At the moment, quasar gravitational lensing is perhaps the best alternative to supernovae studies for determining a cosmological constant. Light from QSO’s bending around massive galaxies creates multiple image effects. The statistics of the numbers of such observations versus redshift is sensitive to ‘funny energy’ in space. In 1996 Kochanek found a limit of vacuum energy density < 0.66 critical density for a flat universe.

  We have focused on a cosmological constant, in part, because it is the simplest explanation for the observed dynamics. To have a component behave any other way would violate the General Theory of Relativity. However, it is not out the realm of possibility that we are missing the right theory. Consequently, there have been a number of time-varying cosmological constant theories, time-varying speed of light theories (VSL), and superstring or exotic object hypotheses, some of which still match the ten parameter model.

 



How to ‘kill’ the ‘White Whale’–Theory and the Cosmological Constant


“Launched at length upon these almost final waters, and gliding toward the Japanese cruising-ground, the old man’s purpose intensified itself... in his very sleep, his ringing cry ran through the vaulted hull, “Stern all! The White Whale spouts thick blood!”


 Quantum theory alone is not sufficient to justify a contribution to an accelerating universe by a well-determined cosmological constant or some other manifestation. The first strike quantum field theory calculation was off by a factor of 10 to the 120th power. Also, General Relativity alone allows for a cosmological constant, but does not give a way of finding its value. We must navigate into the ‘final waters’ of quantum gravity to find the ‘beast’.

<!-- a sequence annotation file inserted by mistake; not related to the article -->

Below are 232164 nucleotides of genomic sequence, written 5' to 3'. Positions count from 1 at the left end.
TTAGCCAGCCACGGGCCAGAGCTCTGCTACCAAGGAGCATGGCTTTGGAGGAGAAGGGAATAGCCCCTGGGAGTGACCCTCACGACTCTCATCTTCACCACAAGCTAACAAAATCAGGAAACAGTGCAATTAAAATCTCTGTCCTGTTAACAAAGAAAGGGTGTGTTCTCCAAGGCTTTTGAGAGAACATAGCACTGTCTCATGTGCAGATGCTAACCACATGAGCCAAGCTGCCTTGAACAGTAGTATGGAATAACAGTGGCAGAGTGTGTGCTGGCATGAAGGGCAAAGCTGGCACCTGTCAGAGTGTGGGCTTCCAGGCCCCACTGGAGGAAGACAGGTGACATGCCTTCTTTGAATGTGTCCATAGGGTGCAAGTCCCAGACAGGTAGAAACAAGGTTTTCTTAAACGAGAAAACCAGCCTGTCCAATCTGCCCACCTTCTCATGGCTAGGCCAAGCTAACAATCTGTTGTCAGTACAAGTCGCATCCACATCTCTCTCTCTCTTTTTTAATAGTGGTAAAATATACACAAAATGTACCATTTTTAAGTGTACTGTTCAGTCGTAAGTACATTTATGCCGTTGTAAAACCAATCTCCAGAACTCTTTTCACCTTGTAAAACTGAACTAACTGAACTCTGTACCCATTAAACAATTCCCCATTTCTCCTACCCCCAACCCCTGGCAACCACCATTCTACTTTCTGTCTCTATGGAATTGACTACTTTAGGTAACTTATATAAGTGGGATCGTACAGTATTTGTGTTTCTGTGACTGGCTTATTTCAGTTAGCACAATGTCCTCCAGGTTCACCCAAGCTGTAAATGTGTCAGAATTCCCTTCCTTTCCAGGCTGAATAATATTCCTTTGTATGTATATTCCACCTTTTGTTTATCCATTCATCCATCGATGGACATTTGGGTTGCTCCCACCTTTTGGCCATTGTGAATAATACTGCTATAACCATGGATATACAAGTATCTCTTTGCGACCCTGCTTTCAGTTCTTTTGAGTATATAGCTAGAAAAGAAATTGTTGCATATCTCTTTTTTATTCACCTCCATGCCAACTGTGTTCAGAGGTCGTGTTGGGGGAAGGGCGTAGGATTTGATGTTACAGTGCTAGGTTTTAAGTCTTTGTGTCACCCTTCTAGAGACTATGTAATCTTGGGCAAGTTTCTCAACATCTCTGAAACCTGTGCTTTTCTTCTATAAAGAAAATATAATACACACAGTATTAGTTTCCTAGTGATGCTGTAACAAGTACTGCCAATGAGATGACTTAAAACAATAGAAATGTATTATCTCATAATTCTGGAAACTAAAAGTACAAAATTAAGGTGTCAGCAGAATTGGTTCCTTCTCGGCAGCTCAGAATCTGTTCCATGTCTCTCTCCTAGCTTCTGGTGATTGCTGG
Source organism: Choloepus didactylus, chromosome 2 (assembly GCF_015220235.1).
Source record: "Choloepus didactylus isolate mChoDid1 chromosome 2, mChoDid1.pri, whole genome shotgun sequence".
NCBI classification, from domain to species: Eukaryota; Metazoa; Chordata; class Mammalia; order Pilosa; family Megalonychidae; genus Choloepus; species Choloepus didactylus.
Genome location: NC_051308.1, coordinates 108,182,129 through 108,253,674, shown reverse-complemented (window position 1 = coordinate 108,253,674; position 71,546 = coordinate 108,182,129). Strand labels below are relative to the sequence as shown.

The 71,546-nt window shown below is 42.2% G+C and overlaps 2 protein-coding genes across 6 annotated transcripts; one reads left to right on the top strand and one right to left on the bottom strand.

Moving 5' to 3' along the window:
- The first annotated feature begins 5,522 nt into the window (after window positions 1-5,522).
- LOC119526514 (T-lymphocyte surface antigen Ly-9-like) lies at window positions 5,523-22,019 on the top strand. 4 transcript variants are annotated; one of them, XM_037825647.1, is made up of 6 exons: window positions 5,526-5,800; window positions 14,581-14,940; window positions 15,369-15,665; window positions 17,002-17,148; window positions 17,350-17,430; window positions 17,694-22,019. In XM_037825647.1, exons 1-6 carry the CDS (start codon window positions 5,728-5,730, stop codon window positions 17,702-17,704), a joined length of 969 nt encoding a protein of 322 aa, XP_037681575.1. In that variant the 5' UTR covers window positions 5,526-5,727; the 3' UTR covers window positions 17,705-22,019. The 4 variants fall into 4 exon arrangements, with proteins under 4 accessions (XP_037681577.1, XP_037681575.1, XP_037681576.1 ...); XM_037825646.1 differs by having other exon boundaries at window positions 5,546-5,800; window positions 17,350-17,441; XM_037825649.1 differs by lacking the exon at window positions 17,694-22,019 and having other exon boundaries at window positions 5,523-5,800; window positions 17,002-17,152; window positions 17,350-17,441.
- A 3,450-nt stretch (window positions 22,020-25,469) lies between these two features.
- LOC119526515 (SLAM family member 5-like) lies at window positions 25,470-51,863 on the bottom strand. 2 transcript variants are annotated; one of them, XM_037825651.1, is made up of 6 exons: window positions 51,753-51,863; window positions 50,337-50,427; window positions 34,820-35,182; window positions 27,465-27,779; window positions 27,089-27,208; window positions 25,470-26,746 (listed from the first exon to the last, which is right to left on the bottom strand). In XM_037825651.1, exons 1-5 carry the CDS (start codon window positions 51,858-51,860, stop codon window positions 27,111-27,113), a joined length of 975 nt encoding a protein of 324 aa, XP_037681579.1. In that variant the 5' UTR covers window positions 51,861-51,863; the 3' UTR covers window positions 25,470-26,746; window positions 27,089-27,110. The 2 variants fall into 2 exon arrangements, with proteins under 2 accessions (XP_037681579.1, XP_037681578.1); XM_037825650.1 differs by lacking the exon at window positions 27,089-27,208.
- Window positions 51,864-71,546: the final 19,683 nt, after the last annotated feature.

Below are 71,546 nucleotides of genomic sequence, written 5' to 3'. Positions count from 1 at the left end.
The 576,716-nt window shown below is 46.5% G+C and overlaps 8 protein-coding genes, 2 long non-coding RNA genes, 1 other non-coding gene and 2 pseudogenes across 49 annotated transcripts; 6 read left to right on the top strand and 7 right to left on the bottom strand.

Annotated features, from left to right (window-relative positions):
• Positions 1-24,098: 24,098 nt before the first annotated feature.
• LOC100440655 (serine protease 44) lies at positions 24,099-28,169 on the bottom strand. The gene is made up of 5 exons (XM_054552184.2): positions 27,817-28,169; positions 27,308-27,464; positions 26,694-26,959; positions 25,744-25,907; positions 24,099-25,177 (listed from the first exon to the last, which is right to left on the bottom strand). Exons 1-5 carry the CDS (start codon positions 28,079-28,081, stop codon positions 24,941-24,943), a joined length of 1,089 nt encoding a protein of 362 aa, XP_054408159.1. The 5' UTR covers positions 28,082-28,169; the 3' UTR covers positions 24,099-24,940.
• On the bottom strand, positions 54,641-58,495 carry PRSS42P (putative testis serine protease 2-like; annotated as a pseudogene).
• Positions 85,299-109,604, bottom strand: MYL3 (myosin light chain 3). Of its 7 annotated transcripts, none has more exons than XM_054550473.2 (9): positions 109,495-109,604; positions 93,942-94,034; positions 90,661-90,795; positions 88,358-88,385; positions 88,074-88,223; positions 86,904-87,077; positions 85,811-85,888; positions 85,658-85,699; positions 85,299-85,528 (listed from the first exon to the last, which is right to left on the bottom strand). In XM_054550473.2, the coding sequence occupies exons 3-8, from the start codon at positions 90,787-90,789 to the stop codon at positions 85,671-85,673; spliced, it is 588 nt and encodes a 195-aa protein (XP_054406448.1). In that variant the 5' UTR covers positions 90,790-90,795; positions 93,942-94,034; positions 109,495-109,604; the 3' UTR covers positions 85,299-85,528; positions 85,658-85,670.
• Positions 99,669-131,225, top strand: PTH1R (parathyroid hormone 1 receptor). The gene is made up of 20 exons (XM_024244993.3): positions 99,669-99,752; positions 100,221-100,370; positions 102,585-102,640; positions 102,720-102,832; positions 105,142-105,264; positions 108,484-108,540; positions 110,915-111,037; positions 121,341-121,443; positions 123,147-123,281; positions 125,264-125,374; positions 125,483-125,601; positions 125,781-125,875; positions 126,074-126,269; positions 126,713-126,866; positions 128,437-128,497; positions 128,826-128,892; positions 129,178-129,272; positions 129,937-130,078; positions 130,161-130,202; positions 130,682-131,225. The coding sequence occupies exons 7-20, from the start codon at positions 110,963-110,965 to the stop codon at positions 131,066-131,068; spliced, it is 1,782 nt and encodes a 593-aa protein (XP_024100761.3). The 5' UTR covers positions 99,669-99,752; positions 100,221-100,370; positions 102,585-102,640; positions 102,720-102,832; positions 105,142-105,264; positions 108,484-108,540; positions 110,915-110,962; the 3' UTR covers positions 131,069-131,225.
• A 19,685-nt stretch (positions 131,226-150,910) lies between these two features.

Before the nineties, when few ‘whalers’ believed the constant was non-zero, there were many attempts to prove that the constant was exactly zero. Some of the more widely-touted ones utilized the phenomenon of wormholes.

 Formerly called ‘the Einstein-Rosen Bridge’, the wormhole was conceived to be a black hole connected to a white hole by a ‘tube’ out of space and time and back again. A black hole is like a one-way membrane allowing matter and energy to leave the universe and not enter it. A white hole is the theoretical opposite: if you took a movie of a black hole and played it backward, stuff would enter the universe unexpectedly. The white hole is a one way membrane into the universe. Both are singularities in space-time involving a large concentrated mass in Einstein’s General Theory.

   Einstein and Rosen showed that wormholes or connecting tubes between different locations on the space-time ‘surface’ were allowed if the universe is closed (or marginally closed–‘flat’). One way of thinking of a closed universe is to think of a sphere like a balloon. Although the dimensionality is lower by one than the actual closed universe, one can picture hollow cup handle-like objects connecting to its surface, and get a picture of the geometry.

   Amazingly, quantum gravity theorists asserted that there may be many closed universes connected by these wormhole tubes. Each would have a different set of physical laws determined by quantum probability. Some even asserted that one universe could ‘give birth’ to another–With an umbilical cord ‘wormhole’ connecting the two.

  If one imagines large spherical universes like balloons in space with any reasonable number of tubes connecting them, and cup handles tacked on to individual ‘balloons’ in random places, one gets the idea of the construction Coleman used in 1988 to ‘prove’ that the cosmological constant was zero. This was a heralded achievement in physics, as the physicists--‘inner space’ scientists–believed it only could be very large or zero.